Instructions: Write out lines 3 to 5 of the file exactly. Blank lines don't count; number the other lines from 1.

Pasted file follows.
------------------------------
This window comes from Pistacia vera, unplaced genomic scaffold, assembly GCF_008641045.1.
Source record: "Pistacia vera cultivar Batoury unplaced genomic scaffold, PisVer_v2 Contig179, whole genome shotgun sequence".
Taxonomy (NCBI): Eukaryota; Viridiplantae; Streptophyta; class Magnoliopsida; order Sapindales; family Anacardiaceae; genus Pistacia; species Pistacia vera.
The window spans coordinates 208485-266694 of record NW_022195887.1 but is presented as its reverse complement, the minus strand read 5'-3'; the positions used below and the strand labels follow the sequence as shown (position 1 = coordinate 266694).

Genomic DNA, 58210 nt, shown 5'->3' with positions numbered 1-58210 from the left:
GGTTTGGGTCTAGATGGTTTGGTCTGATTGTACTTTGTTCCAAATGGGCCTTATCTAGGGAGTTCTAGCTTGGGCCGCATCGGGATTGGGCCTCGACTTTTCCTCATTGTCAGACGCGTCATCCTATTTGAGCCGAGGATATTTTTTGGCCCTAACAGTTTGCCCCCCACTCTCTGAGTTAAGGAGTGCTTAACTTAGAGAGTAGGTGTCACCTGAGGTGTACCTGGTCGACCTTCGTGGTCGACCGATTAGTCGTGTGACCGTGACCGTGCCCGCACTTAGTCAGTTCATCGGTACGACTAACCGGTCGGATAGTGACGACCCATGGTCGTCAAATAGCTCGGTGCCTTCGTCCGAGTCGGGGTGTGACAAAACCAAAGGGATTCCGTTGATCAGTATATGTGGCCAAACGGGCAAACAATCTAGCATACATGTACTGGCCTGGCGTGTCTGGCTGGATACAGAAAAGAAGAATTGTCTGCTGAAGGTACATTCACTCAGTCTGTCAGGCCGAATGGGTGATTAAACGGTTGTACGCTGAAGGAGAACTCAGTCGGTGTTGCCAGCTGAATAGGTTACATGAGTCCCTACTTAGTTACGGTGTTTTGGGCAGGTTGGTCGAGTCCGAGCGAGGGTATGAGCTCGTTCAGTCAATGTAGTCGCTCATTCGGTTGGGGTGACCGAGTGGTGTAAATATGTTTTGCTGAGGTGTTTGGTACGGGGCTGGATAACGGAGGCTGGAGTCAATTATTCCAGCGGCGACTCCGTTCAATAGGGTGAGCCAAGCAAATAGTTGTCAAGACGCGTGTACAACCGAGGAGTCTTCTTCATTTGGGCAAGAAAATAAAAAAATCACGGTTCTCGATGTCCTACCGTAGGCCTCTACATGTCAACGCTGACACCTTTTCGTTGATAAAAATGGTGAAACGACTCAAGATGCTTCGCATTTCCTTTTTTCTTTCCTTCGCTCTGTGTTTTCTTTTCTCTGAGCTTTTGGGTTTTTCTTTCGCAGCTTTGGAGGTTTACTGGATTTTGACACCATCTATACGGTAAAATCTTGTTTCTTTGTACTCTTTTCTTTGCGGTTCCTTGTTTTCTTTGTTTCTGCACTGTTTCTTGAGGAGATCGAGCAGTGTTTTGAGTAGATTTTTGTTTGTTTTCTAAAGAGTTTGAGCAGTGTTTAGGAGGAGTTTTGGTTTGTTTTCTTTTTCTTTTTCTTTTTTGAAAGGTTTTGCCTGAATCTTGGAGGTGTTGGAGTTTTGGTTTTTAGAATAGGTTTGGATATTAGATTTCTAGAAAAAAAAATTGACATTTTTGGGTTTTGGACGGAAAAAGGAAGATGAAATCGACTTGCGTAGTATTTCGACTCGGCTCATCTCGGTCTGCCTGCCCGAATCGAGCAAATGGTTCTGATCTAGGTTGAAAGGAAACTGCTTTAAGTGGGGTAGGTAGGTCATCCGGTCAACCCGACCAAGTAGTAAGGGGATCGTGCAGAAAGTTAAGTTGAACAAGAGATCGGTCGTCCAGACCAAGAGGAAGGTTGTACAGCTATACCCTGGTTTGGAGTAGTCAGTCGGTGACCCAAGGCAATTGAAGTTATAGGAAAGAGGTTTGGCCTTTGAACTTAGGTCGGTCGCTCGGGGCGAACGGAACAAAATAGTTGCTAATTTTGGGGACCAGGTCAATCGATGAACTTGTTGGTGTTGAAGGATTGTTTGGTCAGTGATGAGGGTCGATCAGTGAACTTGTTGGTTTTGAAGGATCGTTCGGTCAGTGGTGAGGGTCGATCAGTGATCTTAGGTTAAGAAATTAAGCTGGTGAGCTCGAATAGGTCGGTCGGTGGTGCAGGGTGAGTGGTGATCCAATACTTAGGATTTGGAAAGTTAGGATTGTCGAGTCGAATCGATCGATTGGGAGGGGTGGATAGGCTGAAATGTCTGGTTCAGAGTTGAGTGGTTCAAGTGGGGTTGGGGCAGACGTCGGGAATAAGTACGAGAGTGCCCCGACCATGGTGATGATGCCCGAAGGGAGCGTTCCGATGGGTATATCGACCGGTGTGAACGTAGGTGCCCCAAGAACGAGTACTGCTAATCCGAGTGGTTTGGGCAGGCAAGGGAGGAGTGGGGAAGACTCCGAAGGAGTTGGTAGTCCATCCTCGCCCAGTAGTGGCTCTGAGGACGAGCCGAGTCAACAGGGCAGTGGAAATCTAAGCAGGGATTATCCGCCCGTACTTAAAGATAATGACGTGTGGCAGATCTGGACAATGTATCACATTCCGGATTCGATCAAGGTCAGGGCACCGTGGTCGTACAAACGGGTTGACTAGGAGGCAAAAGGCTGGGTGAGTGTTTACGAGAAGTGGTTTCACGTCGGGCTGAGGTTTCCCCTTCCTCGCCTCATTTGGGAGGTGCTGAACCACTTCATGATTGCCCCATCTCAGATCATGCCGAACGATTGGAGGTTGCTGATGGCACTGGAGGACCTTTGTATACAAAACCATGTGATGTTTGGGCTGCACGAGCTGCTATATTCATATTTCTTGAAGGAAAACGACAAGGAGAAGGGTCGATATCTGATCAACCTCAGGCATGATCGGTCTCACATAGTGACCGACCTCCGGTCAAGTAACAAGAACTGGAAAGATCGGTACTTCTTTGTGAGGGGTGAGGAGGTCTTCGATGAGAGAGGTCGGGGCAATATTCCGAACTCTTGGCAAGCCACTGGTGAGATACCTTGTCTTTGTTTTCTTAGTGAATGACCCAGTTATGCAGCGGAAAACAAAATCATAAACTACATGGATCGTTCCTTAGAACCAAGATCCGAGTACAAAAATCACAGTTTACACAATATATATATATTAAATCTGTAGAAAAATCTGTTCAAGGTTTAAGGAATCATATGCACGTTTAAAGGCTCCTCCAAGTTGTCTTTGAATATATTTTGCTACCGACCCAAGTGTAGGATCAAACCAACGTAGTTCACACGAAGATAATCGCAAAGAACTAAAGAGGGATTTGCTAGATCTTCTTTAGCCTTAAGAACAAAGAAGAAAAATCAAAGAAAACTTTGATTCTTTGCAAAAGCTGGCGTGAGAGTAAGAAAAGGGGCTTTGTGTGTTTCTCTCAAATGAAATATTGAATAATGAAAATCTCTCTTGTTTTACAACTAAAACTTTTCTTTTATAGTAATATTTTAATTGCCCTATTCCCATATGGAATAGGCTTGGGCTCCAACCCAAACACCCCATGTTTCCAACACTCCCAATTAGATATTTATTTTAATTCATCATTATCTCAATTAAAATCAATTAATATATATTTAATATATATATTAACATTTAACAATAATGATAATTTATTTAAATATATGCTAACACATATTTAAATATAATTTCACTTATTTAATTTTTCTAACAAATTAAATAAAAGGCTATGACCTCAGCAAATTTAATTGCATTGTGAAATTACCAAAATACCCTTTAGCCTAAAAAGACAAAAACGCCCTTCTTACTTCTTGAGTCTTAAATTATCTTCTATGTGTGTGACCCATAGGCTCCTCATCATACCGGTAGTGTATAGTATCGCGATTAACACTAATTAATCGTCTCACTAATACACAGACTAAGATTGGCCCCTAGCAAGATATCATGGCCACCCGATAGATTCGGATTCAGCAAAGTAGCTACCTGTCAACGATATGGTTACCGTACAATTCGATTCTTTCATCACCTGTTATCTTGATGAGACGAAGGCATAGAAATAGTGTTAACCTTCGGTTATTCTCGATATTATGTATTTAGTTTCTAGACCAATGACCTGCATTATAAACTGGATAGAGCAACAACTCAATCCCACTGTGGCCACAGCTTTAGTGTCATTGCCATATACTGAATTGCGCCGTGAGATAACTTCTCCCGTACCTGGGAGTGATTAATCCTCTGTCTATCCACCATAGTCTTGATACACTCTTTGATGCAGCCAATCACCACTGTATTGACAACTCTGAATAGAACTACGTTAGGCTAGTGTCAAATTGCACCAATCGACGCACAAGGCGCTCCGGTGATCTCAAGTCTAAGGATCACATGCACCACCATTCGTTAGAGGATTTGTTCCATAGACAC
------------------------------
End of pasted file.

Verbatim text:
Taxonomy (NCBI): Eukaryota; Viridiplantae; Streptophyta; class Magnoliopsida; order Sapindales; family Anacardiaceae; genus Pistacia; species Pistacia vera.
The window spans coordinates 208485-266694 of record NW_022195887.1 but is presented as its reverse complement, the minus strand read 5'-3'; the positions used below and the strand labels follow the sequence as shown (position 1 = coordinate 266694).

Genomic DNA, 58210 nt, shown 5'->3' with positions numbered 1-58210 from the left: